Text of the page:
It’s Spotify Day +13. My inbox has pretty much started to chill after all the news, which has given me some time to sift through and check out what’s been occupying the Hot Pod hive mind. And from where I sit, there were two threads that stood out.
The first thread is the prevalence of an understandable, but imprecise, assumption: that, by virtue of its spendy acquisitions, we’re looking at an inevitable future in which Spotify is the new dominant — or even monopoly — power over the whole podcast industry. Which is to say, it is only a matter of time before the Swedish platform usurps Apple’s position as the steward of podcasting, eschews Cupertino’s traditionally hands-off approach that’s allowed the medium to flourish on its own terms, and reshapes the industry on the basis of its own corporate needs.
But that’s getting a little ahead of ourselves, I think. To become Nü-Apple, Spotify must first cultivate a meaningful share of podcast listening on its platform, either by converting its non-podcast listening users or by drawing in substantial numbers of podcast listeners that don’t use Spotify as their primary listening option, and then they have to figure out to monetize podcast listening properly on their platform, and then they have to figure out how to create an environment where third-party publishers will keep wanting to play with them over the long-run. (Or, in the failure of that, creating a supply chain themselves that’s robust enough such that they don’t have to worry about what third-party publishers want in general.)
All of those things are difficult to do, to be sure, and we are perhaps especially familiar with the difficult of that first one: growing a meaningful non-Apple podcast listening user base is a task that’s often been evoked, but rarely realized with any confidence to date. Spotify’s money-slosh suggests greater drive and incentive to figure this one out, but the fact of the matter is, they’re still a non-Apple insurgent that needs to figure out broadly unprecedented user conversions. Which isn’t to say that it won’t happen in some form or another, of course. I’m just saying one should dispel with any assumption of inevitability. Like all other major things, a lot of it comes down to execution, and a lot of execution comes down to luck.
Until then, the immediate legacy of Spotify’s Big Podcast Adventure isn’t presumed dominance, but a dominant signal. Consider the following thread: Spotify has committed a substantial portion of its future narrative to podcasting, which is consequently a signal to — or creating a permission structure for — competitors and other well-resourced players to pay close attention and commit more money to the space, which in turn would lead to exacerbation the podcast gold rush that was only moderately scaled before. Indeed, Spotify doesn’t even have to eat its way through podcast listening in order to reconstitute the ecosystem. In all likelihood, it’s already triggered an environment where that reconstitution could happen in many other ways. This, by the way, was what I was trying to say when I wrote, in the February 5 issue, that the ripple effects of this move is going to be wild.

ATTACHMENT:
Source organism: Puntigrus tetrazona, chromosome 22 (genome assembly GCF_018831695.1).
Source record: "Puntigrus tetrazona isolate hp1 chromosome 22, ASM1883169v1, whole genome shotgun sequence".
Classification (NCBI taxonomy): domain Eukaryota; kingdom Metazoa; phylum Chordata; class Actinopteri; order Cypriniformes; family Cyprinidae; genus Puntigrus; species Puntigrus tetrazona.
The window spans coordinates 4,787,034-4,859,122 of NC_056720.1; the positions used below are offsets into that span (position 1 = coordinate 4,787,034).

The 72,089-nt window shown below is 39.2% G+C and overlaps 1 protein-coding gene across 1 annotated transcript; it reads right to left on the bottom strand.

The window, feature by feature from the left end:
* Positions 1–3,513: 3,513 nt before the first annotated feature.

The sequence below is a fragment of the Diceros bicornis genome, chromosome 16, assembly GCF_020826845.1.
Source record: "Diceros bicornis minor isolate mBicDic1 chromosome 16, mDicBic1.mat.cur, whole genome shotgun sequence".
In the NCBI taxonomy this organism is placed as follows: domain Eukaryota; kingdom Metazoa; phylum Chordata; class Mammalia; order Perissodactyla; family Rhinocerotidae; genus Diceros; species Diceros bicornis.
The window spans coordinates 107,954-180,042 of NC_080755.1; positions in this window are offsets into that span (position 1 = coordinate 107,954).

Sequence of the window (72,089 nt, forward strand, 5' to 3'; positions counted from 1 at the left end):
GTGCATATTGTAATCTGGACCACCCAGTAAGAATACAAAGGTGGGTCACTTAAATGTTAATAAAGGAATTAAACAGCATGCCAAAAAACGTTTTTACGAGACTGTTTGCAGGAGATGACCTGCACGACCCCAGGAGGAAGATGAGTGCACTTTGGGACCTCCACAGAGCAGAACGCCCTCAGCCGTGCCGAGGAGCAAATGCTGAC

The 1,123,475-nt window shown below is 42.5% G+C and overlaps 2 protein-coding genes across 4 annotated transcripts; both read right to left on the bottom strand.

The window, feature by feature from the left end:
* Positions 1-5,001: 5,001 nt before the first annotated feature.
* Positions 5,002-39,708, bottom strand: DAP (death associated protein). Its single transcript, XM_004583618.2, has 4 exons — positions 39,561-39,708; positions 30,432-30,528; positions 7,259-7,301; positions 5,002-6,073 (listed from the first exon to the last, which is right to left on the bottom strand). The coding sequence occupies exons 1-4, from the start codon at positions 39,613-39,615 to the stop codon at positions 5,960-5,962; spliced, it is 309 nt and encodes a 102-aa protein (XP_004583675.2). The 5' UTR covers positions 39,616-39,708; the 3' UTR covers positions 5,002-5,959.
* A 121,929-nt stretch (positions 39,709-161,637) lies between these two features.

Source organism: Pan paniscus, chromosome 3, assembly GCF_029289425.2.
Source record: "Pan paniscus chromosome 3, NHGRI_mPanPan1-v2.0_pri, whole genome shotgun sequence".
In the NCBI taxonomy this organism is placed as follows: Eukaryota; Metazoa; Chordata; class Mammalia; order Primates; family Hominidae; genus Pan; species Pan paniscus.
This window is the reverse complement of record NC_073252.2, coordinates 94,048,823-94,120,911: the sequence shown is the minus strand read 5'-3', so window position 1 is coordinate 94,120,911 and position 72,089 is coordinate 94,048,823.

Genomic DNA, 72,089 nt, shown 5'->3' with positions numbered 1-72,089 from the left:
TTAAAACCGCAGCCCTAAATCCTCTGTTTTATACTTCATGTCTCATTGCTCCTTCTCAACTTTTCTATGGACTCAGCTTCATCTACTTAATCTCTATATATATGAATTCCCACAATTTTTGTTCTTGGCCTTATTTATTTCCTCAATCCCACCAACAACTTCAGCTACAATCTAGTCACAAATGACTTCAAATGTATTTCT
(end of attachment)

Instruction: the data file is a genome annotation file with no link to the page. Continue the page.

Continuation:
The second notable discussion trend appears to revolves around a hope for some greater balance of power. Several readers — mostly from bigger publishers — expressed optimism that, assuming Spotify does become significant, other distribution platforms will probably move to similarly match Spotify’s activity in the space, ultimately creating a more competitive environment where publishers are able to exercise options and build leverage to create better marketplaces for themselves.
Off the top of their heads, that matching could take the shape of:
- Pandora actually following through on its Podcast Genome Project ambitions — though, in my opinion, this now oddly feels like a “necessary but insufficient” condition in the wake of the Spotify news;
- A paid podcast platform actually breaking through and reliably offering publishers alternative business model options (Luminary was the one on most people’s minds, of course, but for what it’s worth, I’m still convinced that Audible should still be in play as a vendor you could potentially sell goods to);
- Apple getting more involved one way or another (the term “sleeping giant” was evoked several times, as some folks are wont to do), whether that means actually stepping in as an active middleman in the vein of its App store and Apple News machinations (minus the troublesome rev share problem, hopefully), or replicating whatever it’s trying to build on television side (the efficacy of which remains up in the air), or even, as one source dared to dream, doubling-down on its position as the steward of open podcast publishing by pushing for more podcast listening on the Apple Podcast app without fundamentally changing the nature of how it treats the supply-side (though it’s hard to see what’s in it for Apple should it pursue this route);
- A left-field idea offered up by some readers: the public radio system itself could properly step up as an alternative podcast platform, both as a distribution point and a business model to publishers up and down the sizing scale. (There’s a nice line that you can draw between this idea and the story Caroline has put together for this issue, on the UK’s new Audio Content Fund.)
The general feeling from this crowd, it seems, is that there is little to be gained from being anxious about whatever change Spotify will bring to podcasting. For them it’s more of a matter of whether there will be enough of it. “Change is good,” one source said to me, in a tone that I couldn’t help but recall “chaos is a ladder.“
Anyway, just some snapshots of what I’ve been seeing.